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COVID Rapid Tests: How to Get the Most Accurate Result

8 min read

By Katherine George

At this point, most of us have taken at least one COVID rapid test at some time or another. The reason for this could be because we were experiencing symptoms, were traveling, or exposed to the virus through a close contact. Either way, most people are somewhat familiar with the process.

While a COVID rapid test is certainly not a complex test to do and can easily be done from the comfort of our own home, there are specific steps that need to be followed in order for it to be effective. Here are some tips on how to get the most accurate result from a COVID rapid test…

What is a Rapid Antigen Test?

The terms ‘rapid antigen test’ and ‘rapid test’ are often used interchangeably. However, the Centers for Disease Control and Prevention (CDC) has stopped using the term “rapid” since the U.S. Food and Drug Administration (FDA) approved the use of laboratory-based antigen tests, notes Healthline.

They are also sometimes referred to as point-of-care tests because they can be done at home, a doctor’s office, pharmacy, school clinic, long-term care facility, airport, and drive-through testing sites. These tests are widely used and known for providing results within minutes as they don’t need to a specialist to analyze them in a laboratory.

How Does it Work?

While they aren’t as accurate as a polymerase chain reaction (PCR) test, a rapid antigen test is still a reliable option. They can detect the presence of a specific viral antigen, which would indicate a viral infection, explains the CDC. A rapid antigen test helps diagnose COVID-19 by looking for certain molecules that exist on the surface of the SARS-CoV-2 virus.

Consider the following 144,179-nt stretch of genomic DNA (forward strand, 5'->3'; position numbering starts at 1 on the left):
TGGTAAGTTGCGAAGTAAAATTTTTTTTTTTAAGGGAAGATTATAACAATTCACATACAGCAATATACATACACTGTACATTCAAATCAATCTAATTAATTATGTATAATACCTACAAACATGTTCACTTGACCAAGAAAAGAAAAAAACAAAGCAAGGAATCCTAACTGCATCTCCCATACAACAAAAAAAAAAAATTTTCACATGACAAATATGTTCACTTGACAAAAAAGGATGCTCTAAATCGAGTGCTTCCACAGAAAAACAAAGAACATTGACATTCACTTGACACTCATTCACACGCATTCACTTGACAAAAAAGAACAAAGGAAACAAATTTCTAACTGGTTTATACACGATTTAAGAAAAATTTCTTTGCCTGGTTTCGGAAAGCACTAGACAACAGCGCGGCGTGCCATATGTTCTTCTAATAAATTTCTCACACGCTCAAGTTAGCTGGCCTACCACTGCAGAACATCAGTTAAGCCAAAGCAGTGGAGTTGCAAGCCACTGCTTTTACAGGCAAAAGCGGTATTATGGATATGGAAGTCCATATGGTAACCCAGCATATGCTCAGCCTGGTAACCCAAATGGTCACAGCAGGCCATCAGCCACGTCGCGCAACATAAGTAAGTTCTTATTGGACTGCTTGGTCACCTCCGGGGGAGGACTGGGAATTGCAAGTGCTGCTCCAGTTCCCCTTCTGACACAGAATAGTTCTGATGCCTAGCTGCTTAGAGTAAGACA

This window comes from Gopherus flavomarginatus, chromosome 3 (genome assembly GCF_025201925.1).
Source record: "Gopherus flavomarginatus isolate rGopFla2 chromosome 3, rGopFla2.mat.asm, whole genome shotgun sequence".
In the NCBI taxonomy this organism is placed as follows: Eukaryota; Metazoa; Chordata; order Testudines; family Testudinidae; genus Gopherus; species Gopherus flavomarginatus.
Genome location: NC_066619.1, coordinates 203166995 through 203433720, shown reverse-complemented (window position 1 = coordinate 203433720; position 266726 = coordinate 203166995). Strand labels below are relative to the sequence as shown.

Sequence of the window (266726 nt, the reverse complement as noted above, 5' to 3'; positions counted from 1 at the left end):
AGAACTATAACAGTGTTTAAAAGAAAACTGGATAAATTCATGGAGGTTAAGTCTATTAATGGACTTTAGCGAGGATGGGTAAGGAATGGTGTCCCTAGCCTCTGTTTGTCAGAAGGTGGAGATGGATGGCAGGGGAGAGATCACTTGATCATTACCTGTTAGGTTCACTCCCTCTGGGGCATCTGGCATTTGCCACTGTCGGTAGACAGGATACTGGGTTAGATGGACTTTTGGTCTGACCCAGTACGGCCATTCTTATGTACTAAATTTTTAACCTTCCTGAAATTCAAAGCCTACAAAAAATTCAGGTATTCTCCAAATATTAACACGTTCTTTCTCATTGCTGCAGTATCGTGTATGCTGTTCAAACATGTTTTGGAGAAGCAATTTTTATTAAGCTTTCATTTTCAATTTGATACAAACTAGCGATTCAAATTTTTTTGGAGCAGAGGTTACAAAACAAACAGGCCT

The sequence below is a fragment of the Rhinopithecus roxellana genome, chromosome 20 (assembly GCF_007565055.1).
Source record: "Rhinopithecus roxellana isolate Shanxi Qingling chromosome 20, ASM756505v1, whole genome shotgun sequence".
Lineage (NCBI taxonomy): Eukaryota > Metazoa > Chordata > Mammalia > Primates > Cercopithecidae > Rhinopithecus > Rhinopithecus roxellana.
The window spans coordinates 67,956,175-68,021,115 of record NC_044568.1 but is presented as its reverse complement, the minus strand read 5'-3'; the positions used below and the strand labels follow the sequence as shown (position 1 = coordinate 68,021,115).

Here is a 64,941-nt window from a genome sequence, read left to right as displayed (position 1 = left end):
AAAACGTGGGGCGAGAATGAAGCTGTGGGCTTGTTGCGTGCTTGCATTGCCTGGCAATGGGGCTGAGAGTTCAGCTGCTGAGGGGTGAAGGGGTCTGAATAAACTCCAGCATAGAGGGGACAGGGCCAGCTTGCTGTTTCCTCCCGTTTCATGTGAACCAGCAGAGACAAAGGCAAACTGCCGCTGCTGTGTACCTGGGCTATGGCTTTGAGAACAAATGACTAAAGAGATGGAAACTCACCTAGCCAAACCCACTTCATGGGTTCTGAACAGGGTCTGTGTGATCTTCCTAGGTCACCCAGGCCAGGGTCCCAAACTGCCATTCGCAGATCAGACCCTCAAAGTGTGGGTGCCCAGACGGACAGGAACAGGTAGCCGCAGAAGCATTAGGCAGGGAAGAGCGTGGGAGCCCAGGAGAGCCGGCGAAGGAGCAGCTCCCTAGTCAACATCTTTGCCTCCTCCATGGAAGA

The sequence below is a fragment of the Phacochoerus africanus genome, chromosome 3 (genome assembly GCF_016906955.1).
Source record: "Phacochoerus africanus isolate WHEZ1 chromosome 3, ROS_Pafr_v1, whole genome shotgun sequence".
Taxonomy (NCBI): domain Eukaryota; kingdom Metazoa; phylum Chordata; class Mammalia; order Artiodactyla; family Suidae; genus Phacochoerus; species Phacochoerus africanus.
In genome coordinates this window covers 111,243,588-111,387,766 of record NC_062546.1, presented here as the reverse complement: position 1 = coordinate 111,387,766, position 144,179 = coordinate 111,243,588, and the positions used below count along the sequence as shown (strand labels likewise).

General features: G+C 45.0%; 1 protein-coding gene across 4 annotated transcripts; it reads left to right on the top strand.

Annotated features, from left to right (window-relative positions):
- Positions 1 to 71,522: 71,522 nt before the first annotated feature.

“Rapid antigen tests detect certain proteins in the virus to confirm the presence of COVID-19,” writes the Government of Ontario website. The sample is collected by using a swab in the nose and/or throat. This sample is applied to a strip that will change color if it tests positive for COVID-19. The result of the test should appear in as little as 15-minutes.

Photo Credit: BP11 / Shutterstock

When to Take a Rapid Antigen Test

Depending on where a person is located, rapid antigen tests are readily available to the general public. People are encouraged to use them when necessary in order to slow down the spread of COVID-19. So when is it important for a person to take one of these tests?

If experiencing any symptoms of COVID-19, take a test immediately. According to the CDC, the most common symptoms include fever, chills, cough, shortness of breath or difficulty breathing, fatigue, muscle or body aches, headache, sore throat, new loss of taste or smell, congestion or runny nose, nausea or vomiting, and diarrhea.

Another important time to take a test is after being exposed to someone with COVID-19. The CDC suggests taking the test at least 5 days after the exposure. If the test is negative, take one more 24- to 48-hours later to confirm. It’s also a good idea to take a rapid antigen test prior to attending an indoor event or gathering. Do the test as close to the time of the event as possible.


What is so desirable about the rapid antigen tests is that they give rapid results and can be taken anywhere, regardless of vaccination status or whether a person has symptoms. They are much different than a PCR tests which have to be analyzed in a lab and can take a couple days to get the results.